“Argentina is a perfect candidate. To access debt reduction operations or green bond issuance, states should design a policy aligned with the 2030 Sustainable Development Goals and the Paris Agreement, which has to be approved and evaluated,” said Kevin Gallagher, director of the Global Development Policy Center at Boston University.
Agreeing to use one of these instruments would allow Argentina to take care of its natural capital, on which much of its economy depends. According to World Bank data, Argentina is the sixth largest country in the world in terms of cultivated land, with 39 million hectares located mainly in the fertile Chaco-Pampa plains.
Argentina, like many Latin American countries, suffers from a long series of environmental problems, which have deepened in recent decades. The growth of agricultural and livestock activities, among others, has led to the loss of biodiversity, deforestation and desertification.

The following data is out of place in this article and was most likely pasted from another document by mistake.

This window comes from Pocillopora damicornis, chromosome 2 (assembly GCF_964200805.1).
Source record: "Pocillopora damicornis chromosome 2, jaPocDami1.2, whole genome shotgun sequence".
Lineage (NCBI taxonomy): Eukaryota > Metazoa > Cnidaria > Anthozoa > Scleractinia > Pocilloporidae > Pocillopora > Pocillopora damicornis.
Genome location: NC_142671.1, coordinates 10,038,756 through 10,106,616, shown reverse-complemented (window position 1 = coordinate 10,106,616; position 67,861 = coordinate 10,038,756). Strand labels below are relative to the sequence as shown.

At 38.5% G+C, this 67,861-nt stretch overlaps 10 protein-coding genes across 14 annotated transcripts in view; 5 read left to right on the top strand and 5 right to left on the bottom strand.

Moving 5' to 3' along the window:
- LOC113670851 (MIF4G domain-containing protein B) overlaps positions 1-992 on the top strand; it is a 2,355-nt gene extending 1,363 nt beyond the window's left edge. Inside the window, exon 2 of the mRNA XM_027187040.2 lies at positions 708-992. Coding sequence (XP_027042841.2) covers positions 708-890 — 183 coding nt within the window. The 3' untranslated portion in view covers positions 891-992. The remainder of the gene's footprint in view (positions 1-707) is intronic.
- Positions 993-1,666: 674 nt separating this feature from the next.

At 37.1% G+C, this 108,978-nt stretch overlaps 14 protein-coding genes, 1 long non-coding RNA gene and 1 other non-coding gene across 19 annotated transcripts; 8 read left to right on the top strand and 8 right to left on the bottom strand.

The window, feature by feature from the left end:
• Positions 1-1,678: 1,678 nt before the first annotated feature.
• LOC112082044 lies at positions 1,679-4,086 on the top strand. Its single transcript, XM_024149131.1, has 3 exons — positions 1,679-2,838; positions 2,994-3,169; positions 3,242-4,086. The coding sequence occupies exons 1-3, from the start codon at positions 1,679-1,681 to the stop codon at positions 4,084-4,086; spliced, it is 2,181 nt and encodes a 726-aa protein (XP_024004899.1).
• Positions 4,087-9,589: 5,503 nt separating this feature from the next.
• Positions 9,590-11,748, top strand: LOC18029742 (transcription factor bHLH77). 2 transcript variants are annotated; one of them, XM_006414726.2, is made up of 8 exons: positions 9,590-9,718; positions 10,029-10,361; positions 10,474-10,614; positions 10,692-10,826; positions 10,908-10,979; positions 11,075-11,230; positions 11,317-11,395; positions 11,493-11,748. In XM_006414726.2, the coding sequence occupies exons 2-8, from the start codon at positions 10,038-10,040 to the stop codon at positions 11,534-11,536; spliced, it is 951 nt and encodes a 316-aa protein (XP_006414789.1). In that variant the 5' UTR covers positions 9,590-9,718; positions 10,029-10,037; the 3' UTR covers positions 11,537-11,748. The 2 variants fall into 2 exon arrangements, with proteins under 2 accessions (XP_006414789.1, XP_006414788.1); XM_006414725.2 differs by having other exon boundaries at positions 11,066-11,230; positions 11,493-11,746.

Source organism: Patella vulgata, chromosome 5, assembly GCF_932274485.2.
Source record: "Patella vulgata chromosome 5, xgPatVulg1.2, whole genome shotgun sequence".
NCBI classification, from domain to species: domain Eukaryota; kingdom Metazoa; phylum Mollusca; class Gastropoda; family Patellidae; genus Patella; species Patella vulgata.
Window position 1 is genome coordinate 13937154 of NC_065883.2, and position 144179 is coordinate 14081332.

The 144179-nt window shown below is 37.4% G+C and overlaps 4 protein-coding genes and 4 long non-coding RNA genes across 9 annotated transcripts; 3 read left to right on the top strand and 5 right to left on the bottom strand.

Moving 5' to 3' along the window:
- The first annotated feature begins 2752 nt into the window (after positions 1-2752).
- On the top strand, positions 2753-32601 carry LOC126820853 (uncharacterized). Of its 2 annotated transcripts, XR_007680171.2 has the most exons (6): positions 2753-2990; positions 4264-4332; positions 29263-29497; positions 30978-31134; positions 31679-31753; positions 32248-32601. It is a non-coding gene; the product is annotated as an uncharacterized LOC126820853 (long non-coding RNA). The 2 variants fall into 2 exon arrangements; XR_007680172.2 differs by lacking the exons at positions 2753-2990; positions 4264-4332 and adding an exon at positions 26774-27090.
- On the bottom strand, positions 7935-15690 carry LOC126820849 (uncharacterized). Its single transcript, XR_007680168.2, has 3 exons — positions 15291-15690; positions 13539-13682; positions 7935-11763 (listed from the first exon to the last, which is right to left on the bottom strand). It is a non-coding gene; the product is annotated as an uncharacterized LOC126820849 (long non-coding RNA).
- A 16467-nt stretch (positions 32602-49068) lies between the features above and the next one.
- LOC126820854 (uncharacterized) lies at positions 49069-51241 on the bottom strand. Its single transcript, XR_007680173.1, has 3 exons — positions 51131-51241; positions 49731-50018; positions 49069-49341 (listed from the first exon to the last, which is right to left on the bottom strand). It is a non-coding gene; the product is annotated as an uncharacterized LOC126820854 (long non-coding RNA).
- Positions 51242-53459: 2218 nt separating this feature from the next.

“In the last twenty years, the country has been degrading its environmental capital in giant steps. In all regions there are serious situations to address, from the loss of native forests in the Gran Chaco to ecosystem degradation in Patagonia and the gradual destruction of wetlands in the Litoral,” said María Elena Zaccagnini, former co-president for the Americas at the Intergovernmental Science-Policy Platform on Biodiversity and Ecosystem Services (Ipbes).
According to official data, Argentina is among the ten countries with the highest net forest loss in the period 2000-2015. It lost around 6.5 million hectares between 1998 and 2018. The most affected region is the Chaqueño Park, the second most deforested area in the region after the Amazon.
hectares of Argentina's forest were lost between 1998 and 2018
A green swap